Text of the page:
Improving Downtown Eastside Women's Centre in line with city's reconciliation commitments: report
'It's nice to give them a space where they get no judgement, they get to be themselves,' says shelter manager
The City of Vancouver approved a $250,000 capital grant on Tuesday saying the project helps meets recommendations from the Missing Women Commission of Inquiry and the city's commitments to reconciliation.
The city says 67 women from the Downtown Eastside went missing or were murdered from 1978 to 2002.
"Women living in the DTES, including Aboriginal women, face significant and extreme challenges as survivors of injustice and exploitation," read its report.
"The need to assist the DEWC to move towards a year round 24/7 shelter model is urgent given the overrepresentation of Aboriginal women who utilize the shelter as a safe place."
Shelter manager Vanessa Smith has been working at DEWC for five years and said the demand for services has increased sharply because of high rental costs and a loss of women-specific services.
"It's bad," she told Gloria Macarenko, guest host of CBC's On the Coast. "There's a couple of buildings in the Downtown Eastside that are exclusively for women and families but there's never enough, especially at the price range."
High rent, unsafe homes
Some women who frequent the shelter live in single room occupancy buildings but choose to sleep at DEWC, where they feel safer, according to Smith.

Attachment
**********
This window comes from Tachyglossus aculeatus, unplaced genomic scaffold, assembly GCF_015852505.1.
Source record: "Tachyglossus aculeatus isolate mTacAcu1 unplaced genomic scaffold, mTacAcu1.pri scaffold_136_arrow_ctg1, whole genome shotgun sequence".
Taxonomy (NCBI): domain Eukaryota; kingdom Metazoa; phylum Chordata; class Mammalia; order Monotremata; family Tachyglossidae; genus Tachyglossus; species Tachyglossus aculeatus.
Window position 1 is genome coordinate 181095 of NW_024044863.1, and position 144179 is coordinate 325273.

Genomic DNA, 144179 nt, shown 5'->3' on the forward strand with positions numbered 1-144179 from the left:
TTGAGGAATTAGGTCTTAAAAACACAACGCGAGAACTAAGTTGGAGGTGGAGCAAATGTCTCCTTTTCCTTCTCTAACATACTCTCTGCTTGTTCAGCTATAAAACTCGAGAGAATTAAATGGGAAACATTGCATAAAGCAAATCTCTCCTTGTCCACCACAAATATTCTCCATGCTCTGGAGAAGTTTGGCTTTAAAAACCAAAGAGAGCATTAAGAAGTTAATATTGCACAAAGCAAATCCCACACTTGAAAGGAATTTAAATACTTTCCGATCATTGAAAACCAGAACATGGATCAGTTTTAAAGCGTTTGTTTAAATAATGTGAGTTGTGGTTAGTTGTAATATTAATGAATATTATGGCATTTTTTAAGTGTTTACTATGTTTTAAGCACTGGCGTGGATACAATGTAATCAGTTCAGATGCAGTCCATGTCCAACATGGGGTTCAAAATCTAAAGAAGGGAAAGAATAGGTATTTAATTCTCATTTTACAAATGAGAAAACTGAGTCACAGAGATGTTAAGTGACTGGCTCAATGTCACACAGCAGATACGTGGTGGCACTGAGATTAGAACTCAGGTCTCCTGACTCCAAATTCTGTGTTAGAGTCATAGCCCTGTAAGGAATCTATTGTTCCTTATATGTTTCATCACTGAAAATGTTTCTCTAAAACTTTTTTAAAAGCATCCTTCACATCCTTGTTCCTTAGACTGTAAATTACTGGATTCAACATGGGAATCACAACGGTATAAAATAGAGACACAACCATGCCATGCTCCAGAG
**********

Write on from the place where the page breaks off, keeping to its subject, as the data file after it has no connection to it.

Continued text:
"One woman in particular stayed with us because she's been told to heat her place with her oven," Smith said, adding others feel unsafe because the locks at their SROs have not been changed since previous tenants left.
Others come simply to be in a dry, safe, female-only space.
"We probably have a couple hundred women a night coming in just to use our washrooms, have some tea, just a quiet, safe place for them to hang out: women only," said Smith.
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Around 65 per cent of the shelter's clients are homeless while 80 per cent live with an addiction or mental illness, according to numbers provided by the city.
An estimated three quarters of women who use the shelter are Indigenous.
"Nobody asked to be down there. It's nobody's dream to be down there," said Smith.
"It's just nice to give them a space where they get no judgement, they get to be themselves. They can cry, they can get angry, they can emote."
Wait list: 30 women per night
Current capacity includes 50 beds that sometimes turnover after a few hours, allowing the shelter to sleep about 70 women each night. The renovation will add seven additional beds.
Still, wait lists can sometimes be up to 30 women long and housing support workers struggle with helping clients find permanent solutions.
Renovations for DEWC are expected to begin in November.
Smith said the city has been helpful in facilitating a temporary relocation of DEWC from the current city-owned space.
She hopes the construction will be wrapped up within five or six months.
Services, offered around the clock, will include healthy meals, housing outreach, first aid, HIV case management, counselling and referral services.
With files from CBC Radio One's On the Coast